Accounting expert Benny Gonzalez is careful about making any conclusion based on Tolentino’s submitted documents, noting that he did not study the behavior of the candidate’s wealth declarations in the past. He says that while the available information (as of December 2014) can be used, Tolentino could provide new information that may explain the source of funds he used in the campaign.

Gonzalez says that typically, one has to look at the personal assets first to check one’s “liquidity” or whether a person has quick assets he or she could tap for expenses. If the cash appears to be small, as in the case of Tolentino for instance, other personal assets could also be used to cover expenses. Tolentino’s total personal properties are worth P19.2 million, according to his 2014 SALN.

If the personal assets are still not enough, Gonzalez that says one can assume that a person could have sold his real property if he did not take up a loan.

Speaking in general terms and not to a particular case, Bureau of Internal Revenue Assistant Commissioner for Legal Service Marissa Cabreros remarks that there are many possible sources of funds that could explain where candidates got the money they used for their campaign.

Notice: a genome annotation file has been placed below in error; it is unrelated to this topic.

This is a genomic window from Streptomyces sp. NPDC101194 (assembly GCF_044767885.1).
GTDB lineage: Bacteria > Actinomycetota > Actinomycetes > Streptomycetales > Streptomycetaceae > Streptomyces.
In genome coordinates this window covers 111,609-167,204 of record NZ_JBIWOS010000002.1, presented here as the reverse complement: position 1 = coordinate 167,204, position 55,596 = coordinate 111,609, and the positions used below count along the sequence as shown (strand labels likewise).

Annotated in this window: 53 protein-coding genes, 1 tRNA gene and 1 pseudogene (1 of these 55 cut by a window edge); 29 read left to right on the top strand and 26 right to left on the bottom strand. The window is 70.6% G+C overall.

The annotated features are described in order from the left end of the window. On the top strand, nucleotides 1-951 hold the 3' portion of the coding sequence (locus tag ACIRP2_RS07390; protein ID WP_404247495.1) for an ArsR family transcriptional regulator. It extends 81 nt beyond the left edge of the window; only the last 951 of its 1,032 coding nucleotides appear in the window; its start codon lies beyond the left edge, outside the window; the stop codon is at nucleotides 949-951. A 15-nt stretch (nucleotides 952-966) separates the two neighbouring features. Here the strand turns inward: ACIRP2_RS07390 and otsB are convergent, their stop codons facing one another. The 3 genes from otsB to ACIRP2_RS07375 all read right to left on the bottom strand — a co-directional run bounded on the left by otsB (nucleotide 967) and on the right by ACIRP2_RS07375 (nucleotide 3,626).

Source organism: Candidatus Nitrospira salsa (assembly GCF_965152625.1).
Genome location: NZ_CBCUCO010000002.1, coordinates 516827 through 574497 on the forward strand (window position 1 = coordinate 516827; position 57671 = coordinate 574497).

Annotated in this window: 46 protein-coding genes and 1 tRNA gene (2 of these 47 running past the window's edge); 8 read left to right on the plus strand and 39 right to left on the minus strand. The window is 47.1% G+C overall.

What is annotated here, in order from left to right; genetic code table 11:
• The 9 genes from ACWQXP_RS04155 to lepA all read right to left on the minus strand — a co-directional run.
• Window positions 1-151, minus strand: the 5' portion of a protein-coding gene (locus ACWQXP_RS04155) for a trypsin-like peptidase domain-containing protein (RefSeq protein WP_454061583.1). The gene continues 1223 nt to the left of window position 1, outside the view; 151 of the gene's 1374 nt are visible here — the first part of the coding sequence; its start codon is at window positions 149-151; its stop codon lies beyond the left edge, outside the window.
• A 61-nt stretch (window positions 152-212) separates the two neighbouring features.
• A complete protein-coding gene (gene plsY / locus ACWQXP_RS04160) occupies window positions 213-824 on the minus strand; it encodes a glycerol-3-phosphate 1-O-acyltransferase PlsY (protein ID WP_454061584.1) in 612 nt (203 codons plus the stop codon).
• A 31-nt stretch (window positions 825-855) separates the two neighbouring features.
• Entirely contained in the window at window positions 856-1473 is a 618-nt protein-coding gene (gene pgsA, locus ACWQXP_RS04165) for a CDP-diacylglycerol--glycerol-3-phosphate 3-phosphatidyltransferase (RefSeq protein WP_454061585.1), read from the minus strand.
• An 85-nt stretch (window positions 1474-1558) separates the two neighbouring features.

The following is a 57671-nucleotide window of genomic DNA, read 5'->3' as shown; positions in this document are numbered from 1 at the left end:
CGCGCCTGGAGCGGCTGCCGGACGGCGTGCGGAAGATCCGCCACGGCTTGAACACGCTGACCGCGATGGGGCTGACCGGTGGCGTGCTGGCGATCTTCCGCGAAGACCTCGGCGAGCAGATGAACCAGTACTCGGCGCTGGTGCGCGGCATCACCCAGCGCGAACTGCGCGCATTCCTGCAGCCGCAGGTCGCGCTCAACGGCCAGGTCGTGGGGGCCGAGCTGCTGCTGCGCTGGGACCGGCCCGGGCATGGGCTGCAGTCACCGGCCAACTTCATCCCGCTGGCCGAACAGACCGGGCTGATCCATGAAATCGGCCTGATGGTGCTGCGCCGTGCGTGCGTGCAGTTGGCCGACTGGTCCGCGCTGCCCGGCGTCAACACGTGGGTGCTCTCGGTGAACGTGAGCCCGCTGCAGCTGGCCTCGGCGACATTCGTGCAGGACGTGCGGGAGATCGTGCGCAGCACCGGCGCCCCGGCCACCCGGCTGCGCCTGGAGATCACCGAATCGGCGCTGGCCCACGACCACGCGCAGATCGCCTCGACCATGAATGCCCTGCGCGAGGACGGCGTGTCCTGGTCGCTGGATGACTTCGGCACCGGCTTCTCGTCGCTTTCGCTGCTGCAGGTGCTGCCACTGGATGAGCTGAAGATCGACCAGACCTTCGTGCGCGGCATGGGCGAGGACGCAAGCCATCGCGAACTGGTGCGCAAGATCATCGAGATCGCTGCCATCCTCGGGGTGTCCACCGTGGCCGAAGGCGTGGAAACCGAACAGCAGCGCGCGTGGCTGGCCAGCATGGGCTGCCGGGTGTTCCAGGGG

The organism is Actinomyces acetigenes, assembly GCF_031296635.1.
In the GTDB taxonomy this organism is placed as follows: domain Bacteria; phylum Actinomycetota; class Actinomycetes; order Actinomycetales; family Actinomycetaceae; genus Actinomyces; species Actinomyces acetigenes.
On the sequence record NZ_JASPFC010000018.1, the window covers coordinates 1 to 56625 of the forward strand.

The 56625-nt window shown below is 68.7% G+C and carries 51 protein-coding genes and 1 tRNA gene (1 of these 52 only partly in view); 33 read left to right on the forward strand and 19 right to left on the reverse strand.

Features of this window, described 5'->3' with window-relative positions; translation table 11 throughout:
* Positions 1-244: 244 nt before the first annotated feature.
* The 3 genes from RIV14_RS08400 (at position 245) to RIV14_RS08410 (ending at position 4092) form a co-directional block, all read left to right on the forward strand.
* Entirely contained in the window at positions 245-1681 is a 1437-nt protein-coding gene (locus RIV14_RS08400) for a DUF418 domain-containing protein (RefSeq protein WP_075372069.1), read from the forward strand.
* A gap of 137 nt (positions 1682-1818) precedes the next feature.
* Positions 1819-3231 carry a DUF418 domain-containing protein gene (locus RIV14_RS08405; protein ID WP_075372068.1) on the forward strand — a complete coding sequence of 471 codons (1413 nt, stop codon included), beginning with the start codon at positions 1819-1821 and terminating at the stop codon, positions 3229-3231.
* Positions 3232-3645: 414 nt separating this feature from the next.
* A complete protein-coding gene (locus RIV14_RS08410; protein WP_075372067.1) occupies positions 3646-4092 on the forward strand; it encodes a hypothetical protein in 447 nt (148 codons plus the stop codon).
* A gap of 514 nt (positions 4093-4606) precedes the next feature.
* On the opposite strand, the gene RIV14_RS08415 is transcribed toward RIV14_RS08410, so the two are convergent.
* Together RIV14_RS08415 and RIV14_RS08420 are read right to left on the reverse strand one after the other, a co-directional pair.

While the “liquidity” or the cash assets of a person is important, Cabreros says that looking at the complete scenario or a person’s entire asset should be considered. She points out, “What if the candidate sold or used an asset as collateral? So those assets — let’s say land – would then be converted to cash.”

Millions in real assets

Cabreros also says that public officials are required to declare the value of their real assets at acquisition cost in the SALN, which means that a property could have a different value now, possibly higher than the purchase price.

Tolentino has real properties worth P61.2 million at acquisition cost. He declared the current fair market value of these properties at a total of about P85 million.

Unlike Tolentino, Petilla reported a net worth higher than his personal campaign spending. What is curious is that the P86.7-million personal money he used for his campaign came to about 71 percent of his declared wealth. Like Pacquiao, the Liberal Party member said he did not get a single peso from any donor. Petilla’s net worth prior to the May 2016 Elections was P122.1 million, with real properties worth P67.7 million and personal assets worth P63.2 million.

Why bet big to win?